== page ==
1Department of Chemistry, University of Washington, Seattle, WA, USA
2Department of Atmospheric Sciences, University of Washington, Seattle, WA, USA
3Department of Environmental Science, Policy, and Management, University of California, Berkeley, CA, USA
4Department of Meteorology, Pennsylvania State University, University Park, PA, USA
5Department of Chemistry, University of California, Berkeley, CA, USA
6Division of Chemistry and Chemical Engineering, California Institute of Technology, Pasadena, CA, USA
7Department of Land, Air and Water Resources, University of California, Davis, CA, USA
8NOAA Earth System Research Laboratory, Boulder, CO, USA
9Cooperative Institute for Research in Environmental Sciences, University of Colorado, Boulder, CO, USA
10Department of Chemistry, University of Wisconsin, Madison, WI, USA
*now at: Chemistry and Biochemistry Department, Loyola Marymount University, Los Angeles, CA, USA
**now at: California Air Resources Board, Sacramento, CA, USA
***now at: KEMA, Inc., Oakland, CA, USA
****now at: School of Engineering and Applied Sciences, Harvard University, Cambridge, MA, USA
*****now at: Center for Accelerator Mass Spectrometry (CAMS), Lawrence Livermore National Lab, Livermore, CA, USA
Received: 24 Aug 2010 – Discussion started: 20 Sep 2010
Abstract. In a companion paper, we introduced the Chemistry of Atmosphere-Forest Exchange (CAFE) model, a vertically-resolved 1-D chemical transport model designed to probe the details of near-surface reactive gas exchange. Here, we apply CAFE to noontime observations from the 2007 Biosphere Effects on Aerosols and Photochemistry Experiment (BEARPEX-2007). In this work we evaluate the CAFE modeling approach, demonstrate the significance of in-canopy chemistry for forest-atmosphere exchange and identify key shortcomings in the current understanding of intra-canopy processes.
Revised: 29 Jan 2011 – Accepted: 01 Feb 2011 – Published: 15 Feb 2011
CAFE generally reproduces BEARPEX-2007 observations but requires an enhanced radical recycling mechanism to overcome a factor of 6 underestimate of hydroxyl (OH) concentrations observed during a warm (~29 °C) period. Modeled fluxes of acyl peroxy nitrates (APN) are quite sensitive to gradients in chemical production and loss, demonstrating that chemistry may perturb forest-atmosphere exchange even when the chemical timescale is long relative to the canopy mixing timescale. The model underestimates peroxy acetyl nitrate (PAN) fluxes by 50% and the exchange velocity by nearly a factor of three under warmer conditions, suggesting that near-surface APN sinks are underestimated relative to the sources. Nitric acid typically dominates gross dry N deposition at this site, though other reactive nitrogen (NOy) species can comprise up to 28% of the N deposition budget under cooler conditions. Upward NO2 fluxes cause the net above-canopy NOy flux to be ~30% lower than the gross depositional flux. CAFE under-predicts ozone fluxes and exchange velocities by ~20%. Large uncertainty in the parameterization of cuticular and ground deposition precludes conclusive attribution of non-stomatal fluxes to chemistry or surface uptake. Model-measurement comparisons of vertical concentration gradients for several emitted species suggests that the lower canopy airspace may be only weakly coupled with the upper canopy. Future efforts to model forest-atmosphere exchange will require a more mechanistic understanding of non-stomatal deposition and a more thorough characterization of in-canopy mixing processes.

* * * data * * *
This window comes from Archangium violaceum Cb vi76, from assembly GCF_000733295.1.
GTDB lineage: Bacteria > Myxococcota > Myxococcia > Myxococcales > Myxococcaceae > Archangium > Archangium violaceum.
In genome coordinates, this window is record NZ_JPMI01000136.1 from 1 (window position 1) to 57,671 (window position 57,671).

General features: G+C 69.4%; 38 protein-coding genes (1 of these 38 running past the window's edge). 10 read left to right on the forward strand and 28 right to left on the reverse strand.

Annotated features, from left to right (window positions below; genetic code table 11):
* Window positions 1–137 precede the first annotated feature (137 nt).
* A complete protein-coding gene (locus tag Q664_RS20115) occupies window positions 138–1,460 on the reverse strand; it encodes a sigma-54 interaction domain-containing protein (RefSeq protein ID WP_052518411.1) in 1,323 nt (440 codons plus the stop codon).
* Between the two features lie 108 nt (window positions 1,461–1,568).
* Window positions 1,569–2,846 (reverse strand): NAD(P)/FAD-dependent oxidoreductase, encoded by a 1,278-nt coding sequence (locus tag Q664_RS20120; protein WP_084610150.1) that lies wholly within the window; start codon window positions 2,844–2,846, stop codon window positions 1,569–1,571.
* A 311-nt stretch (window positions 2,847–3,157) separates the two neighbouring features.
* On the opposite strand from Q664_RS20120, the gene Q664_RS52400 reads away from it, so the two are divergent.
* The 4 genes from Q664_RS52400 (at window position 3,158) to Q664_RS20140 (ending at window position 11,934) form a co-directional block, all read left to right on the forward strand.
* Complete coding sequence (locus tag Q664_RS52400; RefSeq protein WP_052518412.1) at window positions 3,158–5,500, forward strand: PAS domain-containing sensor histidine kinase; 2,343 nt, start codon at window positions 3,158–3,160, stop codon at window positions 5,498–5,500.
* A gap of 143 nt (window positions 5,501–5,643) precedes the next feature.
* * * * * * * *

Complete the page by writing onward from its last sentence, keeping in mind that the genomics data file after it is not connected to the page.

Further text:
Wolfe, G. M., Thornton, J. A., Bouvier-Brown, N. C., Goldstein, A. H., Park, J.-H., McKay, M., Matross, D. M., Mao, J., Brune, W. H., LaFranchi, B. W., Browne, E. C., Min, K.-E., Wooldridge, P. J., Cohen, R. C., Crounse, J. D., Faloona, I. C., Gilman, J. B., Kuster, W. C., de Gouw, J. A., Huisman, A., and Keutsch, F. N.: The Chemistry of Atmosphere-Forest Exchange (CAFE) Model – Part 2: Application to BEARPEX-2007 observations, Atmos. Chem. Phys., 11, 1269-1294, doi:10.5194/acp-11-1269-2011, 2011.